As collective interest in wireless gathers momentum, a growing number of process manufacturers are seeking that first, relatively low-risk application that will allow them to validate the technology within their own cultures and operating environments.
And while the reasoning and justification varies widely, many process manufacturers continue to choose a field-level network of measurement devices as their first foray into the wireless world, according to Emerson Process Management, which today has several years and hundreds of wireless implementations under its corporate belt.
Indeed, while most current application requests are for field-network applications, says Jane Lansing, vice president of marketing for Emerson Process Management, “we’re increasingly working with customers on plant-level applications, such as for mobile workers and the location of assets and people.”
And while none of the applications surveyed in this article may apply directly to your plant’s situation, it’s likely there’s one that has much in common with them. (See figure for application categories.)
Heat Exchanger and Filter Monitoring
Heat exchangers, which often are run until fouling adversely affects unit performance, represent an excellent application for wireless. They rarely are instrumented, even in newer plants, but wireless monitors enable personnel to determine when maintenance is needed.
For example, a major refiner in Europe developed an equipment health system for keeping an eye on its heat exchangers. One of the company’s engineers explains, “Monitoring heat exchangers for fouling allowed us to establish which heat exchanger was the most fouled. This knowledge gives us the opportunity to compare increases in the throughput with cleaning cost and to make better economic decisions.”
Filters present another application opportunity. Many filters are run until they clog, but users can improve their performance significantly and save energy by using wireless monitors. One major refinery uses wireless to detect plugged filters on coker unit pumps, which is critical to prevent damage to the pump on loss of suction.
Tank farms pose a unique instrumentation problem: Each of dozens of storage tanks may have to be monitored for level, temperature, pressure and so on. Because of the cost of running wiring underground over the vast distances involved, tank farms often are not instrumented.
Hunt Refining Company in Tuscaloosa, Ala., U.S., uses wireless temperature transmitters to monitor hot asphalt tanks. When very hot asphalt is added to a tank, the hot fluid can “melt through” the stored asphalt and reach cold pockets, where any moisture present can flash off violently. This can cause a tank roof failure, which costs $200,000 to repair. Wireless temperature transmitters are spaced around each tank to monitor for cold pockets.
Checking Pump and Motor Health
When a vital pump or motor fails, it can cause a very expensive process shutdown, a leak or other problems.
Installing wireless vibration monitors on key pumps and motors is proving a wise investment for process plants. Vibration data is transmitted wirelessly to a control system that detects and diagnoses problems long before the pump or motor fails, allowing the plant to schedule maintenance or replacement at its convenience.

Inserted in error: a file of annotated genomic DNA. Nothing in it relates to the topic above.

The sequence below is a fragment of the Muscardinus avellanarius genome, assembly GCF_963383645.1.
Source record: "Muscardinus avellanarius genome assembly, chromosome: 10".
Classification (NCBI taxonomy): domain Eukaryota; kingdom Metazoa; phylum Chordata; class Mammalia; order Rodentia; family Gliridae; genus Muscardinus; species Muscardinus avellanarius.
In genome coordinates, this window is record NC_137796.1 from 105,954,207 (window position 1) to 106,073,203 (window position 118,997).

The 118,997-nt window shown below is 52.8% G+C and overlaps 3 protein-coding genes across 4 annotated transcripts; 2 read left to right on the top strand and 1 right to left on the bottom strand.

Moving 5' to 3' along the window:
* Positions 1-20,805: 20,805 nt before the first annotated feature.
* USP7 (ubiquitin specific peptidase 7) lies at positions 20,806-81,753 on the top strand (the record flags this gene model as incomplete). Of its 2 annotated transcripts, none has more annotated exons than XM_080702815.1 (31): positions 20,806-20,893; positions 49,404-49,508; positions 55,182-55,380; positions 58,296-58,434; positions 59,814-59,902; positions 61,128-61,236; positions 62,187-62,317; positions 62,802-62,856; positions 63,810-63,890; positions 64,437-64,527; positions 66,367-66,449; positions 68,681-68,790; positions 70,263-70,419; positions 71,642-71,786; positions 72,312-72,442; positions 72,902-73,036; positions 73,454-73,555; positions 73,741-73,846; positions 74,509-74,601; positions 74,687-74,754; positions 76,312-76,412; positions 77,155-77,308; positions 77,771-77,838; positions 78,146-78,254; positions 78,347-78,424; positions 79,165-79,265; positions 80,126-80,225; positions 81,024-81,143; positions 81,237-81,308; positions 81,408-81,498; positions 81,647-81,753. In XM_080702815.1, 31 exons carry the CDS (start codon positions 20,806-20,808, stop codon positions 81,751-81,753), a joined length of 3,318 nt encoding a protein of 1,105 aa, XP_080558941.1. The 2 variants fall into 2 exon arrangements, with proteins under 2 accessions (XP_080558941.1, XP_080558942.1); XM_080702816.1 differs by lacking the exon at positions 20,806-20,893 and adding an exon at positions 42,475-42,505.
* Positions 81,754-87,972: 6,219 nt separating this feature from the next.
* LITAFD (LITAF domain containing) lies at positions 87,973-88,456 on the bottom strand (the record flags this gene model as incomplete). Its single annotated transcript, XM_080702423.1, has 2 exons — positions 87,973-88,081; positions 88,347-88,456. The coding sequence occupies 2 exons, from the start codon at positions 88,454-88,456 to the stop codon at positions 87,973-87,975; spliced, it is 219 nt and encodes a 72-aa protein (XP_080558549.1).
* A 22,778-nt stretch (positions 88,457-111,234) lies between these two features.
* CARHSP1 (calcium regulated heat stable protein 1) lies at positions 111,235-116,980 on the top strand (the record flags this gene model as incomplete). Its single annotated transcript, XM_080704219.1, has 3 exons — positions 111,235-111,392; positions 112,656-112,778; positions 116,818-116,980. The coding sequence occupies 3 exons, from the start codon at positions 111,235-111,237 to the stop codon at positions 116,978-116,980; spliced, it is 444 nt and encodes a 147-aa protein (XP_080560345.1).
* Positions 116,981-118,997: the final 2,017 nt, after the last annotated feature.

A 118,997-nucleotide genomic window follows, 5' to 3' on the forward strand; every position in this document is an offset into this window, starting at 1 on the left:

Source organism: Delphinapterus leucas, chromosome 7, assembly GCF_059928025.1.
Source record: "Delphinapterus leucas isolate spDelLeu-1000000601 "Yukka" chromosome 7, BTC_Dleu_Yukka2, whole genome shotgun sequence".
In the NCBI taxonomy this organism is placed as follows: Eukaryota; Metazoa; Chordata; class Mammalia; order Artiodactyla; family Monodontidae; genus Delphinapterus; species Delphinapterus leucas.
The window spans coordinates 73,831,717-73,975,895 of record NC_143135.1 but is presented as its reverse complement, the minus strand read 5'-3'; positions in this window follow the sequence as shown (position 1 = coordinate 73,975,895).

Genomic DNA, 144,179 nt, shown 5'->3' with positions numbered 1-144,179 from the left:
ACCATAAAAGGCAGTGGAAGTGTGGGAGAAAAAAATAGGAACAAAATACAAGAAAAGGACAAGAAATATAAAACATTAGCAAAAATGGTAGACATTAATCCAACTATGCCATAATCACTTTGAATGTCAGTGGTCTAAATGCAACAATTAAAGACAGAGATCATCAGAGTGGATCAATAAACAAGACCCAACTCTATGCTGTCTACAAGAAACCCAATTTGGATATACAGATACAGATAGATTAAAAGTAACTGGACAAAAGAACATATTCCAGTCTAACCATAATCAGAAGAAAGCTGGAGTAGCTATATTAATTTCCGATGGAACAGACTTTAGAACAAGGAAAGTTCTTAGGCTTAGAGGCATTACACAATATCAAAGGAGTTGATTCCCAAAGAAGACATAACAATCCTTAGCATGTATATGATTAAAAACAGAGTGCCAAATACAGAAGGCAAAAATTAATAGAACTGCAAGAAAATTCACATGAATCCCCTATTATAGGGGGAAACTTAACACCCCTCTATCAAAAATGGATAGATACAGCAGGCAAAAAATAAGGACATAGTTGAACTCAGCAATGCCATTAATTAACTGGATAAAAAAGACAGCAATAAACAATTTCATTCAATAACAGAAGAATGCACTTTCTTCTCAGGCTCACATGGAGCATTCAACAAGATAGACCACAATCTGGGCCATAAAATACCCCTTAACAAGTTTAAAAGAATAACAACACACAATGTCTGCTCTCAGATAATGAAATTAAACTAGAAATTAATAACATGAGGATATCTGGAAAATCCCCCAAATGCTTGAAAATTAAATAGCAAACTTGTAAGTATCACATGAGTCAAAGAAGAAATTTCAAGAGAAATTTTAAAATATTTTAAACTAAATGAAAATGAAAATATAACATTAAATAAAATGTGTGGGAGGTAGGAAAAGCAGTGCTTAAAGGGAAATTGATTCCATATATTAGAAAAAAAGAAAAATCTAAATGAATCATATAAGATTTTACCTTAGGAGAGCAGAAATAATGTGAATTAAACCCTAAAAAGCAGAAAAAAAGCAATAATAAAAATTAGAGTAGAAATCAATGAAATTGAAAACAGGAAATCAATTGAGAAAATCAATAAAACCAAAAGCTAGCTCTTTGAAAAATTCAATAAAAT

Monitoring Mobile Assets
Some process units, such as skids, pumps, compressors, portable laboratories and test equipment, are mobile. A major life-sciences company installed wireless on its moving skid platforms, which included pumps, filtration and milling equipment. The skids can be moved anywhere in the five-story building, and successfully communicate through 12-in. reinforced concrete floors.
Installing instrumentation in extreme environments causes problems for both the instrumentation and personnel. Extreme environments can mean temperature extremes, wet or dusty conditions or hazardous, explosive conditions.
At Usiminas (Usinas Siderúrgicas de Minas Gerais S.A.), one of the world’s top steel producers, wireless temperature transmitters are being used to monitor roll bearing oil temperature at the company’s heavy plate steel mill in Ipatinga, Brazil. “This more accurate and redundant data allows us to better maintain the roll bearings and to avoid unscheduled shut downs,” says Carlos Augusto Souza de Oliveira, Usiminas instrumentation supervisor.
Rotating Equipment and Turbomachinery
Wireless analyzers increasingly are used to monitor rotating equipment, such as turbines, generator sets, reciprocating engines, compressors and other motor-driven systems. Since such machines are often very large and expensive, diagnostic equipment that can predict pending problems allows users to fix small problems before they become very large problems.
Rotating process equipment is also difficult to monitor with wired instruments. At Coogee Chemicals in Australia, wired instruments failed frequently on a rotating reactor, so Coogee installed wireless pressure and temperature transmitters.
Energy Usage Monitoring
Monitoring energy usage is vital, but often difficult to do with wired instruments. When a plant is first built, many measurement points are considered, but not installed because of time or cost. Now, when the measurements are needed, the cost of wiring new sensors is prohibitive.
Wireless lets users go into an existing plant and install the appropriate monitors. For example, at BP Bitumen near Brisbane, Australia, two wireless transmitters were deployed quickly to manage fuel delivery from temporary propane tanks that were rushed into service during a shutdown of the regular fuel system. The wireless transmitters allowed BP Bitumen to monitor the temporary propane system until the main fuel system came back on line.
Wireless allows systems integrators and end users to install temporary instrumentation and monitors in various parts of the process to check on developments during process start-ups or turnarounds, and for troubleshooting.
Heat tracing is used in the hydrocarbon industry to keep materials in pipelines and processes at the correct temperature. Wireless makes it possible to monitor heat-tracing temperatures quite easily.